Wasabi Fire Alarm are a band hailing from York, England with quite a unique history and formation. They formed in 2017 when vocalist Sue Egypt (a moniker inspired by the Captain Beefheart track) decided it would be fun to form a band at a Musication course, which inspires ‘recovery through music’ for people with major life issues including homelessness, addiction and mental health difficulties.
This resulted in their first incarnation as Resistance. One early band member, Sin Bad, had made the news in his own right, from living in a tent next to a main road, captured in the song A Dying Man Lies Homeless. When Sin Bad left to pursue his own career, the remaining members formed Wasabi Fire Alarm in March 2018.
The title track begins the album, which I gave a glowing review to a few months back. It’s the perfect introduction to the Wasabi Fire Alarm sound and style. Fundamentally, they belong in a lineage of alternative/post-punk groups like cited influences Pere Ubu, Siouxsie Sioux and Portishead, along with rock/metal bands like Deftones, Nirvana and Rage Against The Machine.
You can also hear elements from diverse artists such as Captain Beefheart, Public Image Ltd., Elastica, Wire, and Slint to name but a few. On paper, it might sound difficult to imagine how a group could combine these disparate influences into a cohesive sound but Wasabi Fire Alarm pull it off with aplomb, forging their own unique oeuvre in the process.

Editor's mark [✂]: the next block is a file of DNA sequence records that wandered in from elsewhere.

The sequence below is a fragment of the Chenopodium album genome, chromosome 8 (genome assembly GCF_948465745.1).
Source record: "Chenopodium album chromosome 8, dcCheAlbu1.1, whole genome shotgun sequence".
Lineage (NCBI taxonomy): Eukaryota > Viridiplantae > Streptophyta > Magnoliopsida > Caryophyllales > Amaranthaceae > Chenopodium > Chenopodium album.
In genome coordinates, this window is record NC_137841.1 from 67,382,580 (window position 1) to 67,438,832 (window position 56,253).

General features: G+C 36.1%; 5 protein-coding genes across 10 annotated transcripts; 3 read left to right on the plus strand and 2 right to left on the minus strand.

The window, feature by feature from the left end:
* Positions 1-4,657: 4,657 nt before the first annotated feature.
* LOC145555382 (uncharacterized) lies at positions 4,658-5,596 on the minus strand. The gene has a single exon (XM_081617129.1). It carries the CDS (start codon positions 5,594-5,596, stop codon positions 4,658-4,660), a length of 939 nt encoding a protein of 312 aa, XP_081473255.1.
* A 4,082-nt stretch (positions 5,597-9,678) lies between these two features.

Two Fingers In A V captures their signature strengths; Sue Egypt’s emotionally honest, often troubled lyrics and naturally melodic voice combine with the band’s taut, muscular musicianship. Wiry, precise guitar lines interweave over a tight, solid rhythm section and aggressive male backing vocals provide further contrast and variety. Lyrically, this song is a classic outsider’s anthem that many will relate to.
New Start is another honest lyric about trying to face the future positively, but struggling with memories of past experiences. Built on a foundation of chugging, crunchy guitar, moody bassline and a focused, circular drum pattern, Sue Egypt delivers a nuanced and emotive vocal performance, singing words that many will relate to: “The art of the easy smile is mine, in the bag, got it covered…even if life, again and again, turns out the same as it was before…”.
Third track 5&4 opens with haunting, saturnine piano that forms a bedrock for the song, which incidentally is in 5/4 time. This gives it a subtle feeling of displacement, as if the ground is constantly shifting under your feet. The beat is pure drum ‘n bass which is both unexpected, yet consistent with this group’s musical versatility. The lyrics have a disjointed, abstract quality which fits with the dislocated rhythm, bringing to mind William Burrough’s technique of cutting up words to create original phrases.
The following Numb is much more lyrically and musically direct: “System shut down, shutters in place and I am not facing this anytime soon…”. Starting off with a brooding, restrained verse, it explodes into an angular, dissonant but thrilling chorus with anguished male vocals (by D.Ni.L who I also reviewed) taking precedence. It’s a rollercoaster ride through emotional neurasthenia.